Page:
All eyes on Regeneron's COVID-19 antibodies, but Dupixent's still driving the bus

Regeneron's bullish outlook for its COVID-19 antibody therapy continues to outpace its sales figures, but strong Dupixent and Eylea revenues in the fourth quarter eased some of its immediate pressure to perform.

The immunology drug Dupixent notched $1.17 billion in sales, a whopping 56% increase year over year, while eye injection Eylea grew 10% year over year to reach $1.34 billion. Total revenue grew 30% in the quarter to $2.4 billion.

Those numbers helped make up for the antibody cocktail's $146 million for the period, which, to be fair, amounted to just six weeks after its November emergency use authorization. Still, that sum fell short of what analysts were expecting—and pales in comparison to the potential laid out by Regeneron.

More is to come, though, Regeneron says: In January, the company signed a deal with the U.S. government for up to 1.25 million doses, an addition to its previous deal, inked in July, for 300,000.

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With doses priced at $2,100—even at the lower treatment dose Regeneron is aiming for—the total payout could be as much as $2.625 billion on the new 1.25 million contract.

But that depends on the uptake. Regeneron will finish up the $466 million worth of doses left on the initial contract in the first quarter, but plans to deliver 750,000 doses on the new contract by the end of June, mostly delivered in the second quarter, CFO Robert Landry said. The U.S. government is obligated for purchases through June, but may accept more doses through the end of September “at its discretion,” Regeneron reports.

Adoption of antibody treatments—both from Regeneron and Eli Lilly—have been hindered by logistics. The infused treatments are administered in clinics or hospitals to mild or moderate COVID-19 patients who aren’t hospitalized, but Regeneron is banking on several developments in the works.

RELATED: Regeneron pitches COVID-19 antibody cocktail for 'passive vaccination' with fresh trial data

Interim phase 3 trial data in January showed REGEN-COV could serve as a “passive vaccine” to prevent COVID-19. The lower dose (1,200 mg injected under the skin) resulted in 100% prevention of symptomatic infection in the trial, which is underway in partnership with the National Institute of Allergy and Infectious Diseases (NIAID).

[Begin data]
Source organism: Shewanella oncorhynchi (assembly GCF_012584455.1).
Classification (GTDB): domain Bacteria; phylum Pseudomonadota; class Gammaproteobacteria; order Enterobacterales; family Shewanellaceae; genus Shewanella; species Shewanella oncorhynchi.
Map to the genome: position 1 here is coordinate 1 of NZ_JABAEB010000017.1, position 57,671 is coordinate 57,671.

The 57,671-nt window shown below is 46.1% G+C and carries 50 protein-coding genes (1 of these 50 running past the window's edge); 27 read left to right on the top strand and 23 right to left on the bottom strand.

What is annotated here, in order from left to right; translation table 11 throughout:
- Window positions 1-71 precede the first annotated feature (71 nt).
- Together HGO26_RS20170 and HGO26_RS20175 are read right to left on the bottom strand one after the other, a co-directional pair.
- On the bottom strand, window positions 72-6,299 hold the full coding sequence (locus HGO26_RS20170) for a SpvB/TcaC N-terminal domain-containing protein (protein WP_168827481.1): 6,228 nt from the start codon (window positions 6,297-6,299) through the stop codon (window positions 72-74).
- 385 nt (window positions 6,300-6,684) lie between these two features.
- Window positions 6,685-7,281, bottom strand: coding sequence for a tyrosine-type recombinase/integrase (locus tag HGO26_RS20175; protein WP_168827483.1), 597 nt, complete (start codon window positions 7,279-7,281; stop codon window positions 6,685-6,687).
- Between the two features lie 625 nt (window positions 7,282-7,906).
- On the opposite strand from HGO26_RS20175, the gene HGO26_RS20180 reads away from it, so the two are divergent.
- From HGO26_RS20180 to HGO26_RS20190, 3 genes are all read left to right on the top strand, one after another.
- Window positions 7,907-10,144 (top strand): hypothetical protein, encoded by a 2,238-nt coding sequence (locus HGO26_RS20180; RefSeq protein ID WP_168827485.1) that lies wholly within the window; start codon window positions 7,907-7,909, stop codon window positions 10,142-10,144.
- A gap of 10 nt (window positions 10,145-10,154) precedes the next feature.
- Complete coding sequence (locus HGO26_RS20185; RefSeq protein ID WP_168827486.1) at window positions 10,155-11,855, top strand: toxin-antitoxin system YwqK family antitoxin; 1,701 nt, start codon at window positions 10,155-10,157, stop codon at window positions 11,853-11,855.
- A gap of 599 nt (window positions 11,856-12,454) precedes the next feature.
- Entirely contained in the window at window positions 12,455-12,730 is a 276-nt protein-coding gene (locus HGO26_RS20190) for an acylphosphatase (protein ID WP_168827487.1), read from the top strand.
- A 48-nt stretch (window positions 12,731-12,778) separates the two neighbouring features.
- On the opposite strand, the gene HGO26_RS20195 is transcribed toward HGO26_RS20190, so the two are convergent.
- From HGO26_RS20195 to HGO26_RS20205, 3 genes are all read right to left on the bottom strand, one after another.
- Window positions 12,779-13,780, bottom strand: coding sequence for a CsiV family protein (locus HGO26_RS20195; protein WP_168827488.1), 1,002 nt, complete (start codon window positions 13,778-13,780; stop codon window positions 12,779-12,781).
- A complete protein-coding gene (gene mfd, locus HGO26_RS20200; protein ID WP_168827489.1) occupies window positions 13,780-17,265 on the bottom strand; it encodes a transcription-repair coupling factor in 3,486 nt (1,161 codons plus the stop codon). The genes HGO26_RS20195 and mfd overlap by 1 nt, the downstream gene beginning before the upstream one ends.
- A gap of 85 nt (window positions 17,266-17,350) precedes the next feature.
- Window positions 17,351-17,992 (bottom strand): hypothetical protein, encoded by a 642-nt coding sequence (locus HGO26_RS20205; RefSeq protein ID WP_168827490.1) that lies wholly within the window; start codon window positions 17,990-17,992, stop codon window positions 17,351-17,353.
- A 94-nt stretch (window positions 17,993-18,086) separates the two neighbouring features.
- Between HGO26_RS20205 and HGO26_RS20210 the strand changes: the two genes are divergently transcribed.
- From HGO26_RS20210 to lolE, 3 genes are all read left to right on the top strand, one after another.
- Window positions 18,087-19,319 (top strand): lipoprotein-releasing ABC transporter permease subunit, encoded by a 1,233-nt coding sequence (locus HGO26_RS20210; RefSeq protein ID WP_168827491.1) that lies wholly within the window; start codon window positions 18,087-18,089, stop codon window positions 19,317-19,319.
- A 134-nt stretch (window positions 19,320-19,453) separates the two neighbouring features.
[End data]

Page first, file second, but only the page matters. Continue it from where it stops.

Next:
Regeneron CSO George Yancopoulos said the company sees the antibody cocktail not only playing an important role in treatment in the next several months as vaccinations roll out, but also with new variants emerging.

“We believe the strategic deployment of antibody approaches, such as our REGEN-COV monoclonal antibody cocktail could be targeted in such as way so as to reduce the loss of life over the next six months as well as to provide protection against the possibility of [reduced] vaccine efficacy [and] ongoing disease prevalence,” he said.

SVB Leerink analyst Geoffrey Porges noted that while Dupixent is likely to face competition from AbbVie's Rinvoq with its pending approval in atopic dermatitis in the second quarter, there still plenty of room for both in the space.

He also pointed out another proof point in Regeneron's pandemic rebound in new patient starts for Dupixent now above pre-COVID-19 levels. And Dupixent still has plenty of room to grow in atopic dermatitis—only 6% of the 2.2 million eligible U.S. patients are on treatment, Regeneron executives said in the call.

Regeneron sees further opportunity in the allergy category for Dupixent. EvercoreISI analyst Josh Schimmer highlighted Regeneron's mention of positive phase 2 results in conjunction with Aimmune's Palfozia approved to treat peanut allergies, with data promised at an upcoming meeting, noting it "meaningfully expands the already sizeable TH2 market opportunity."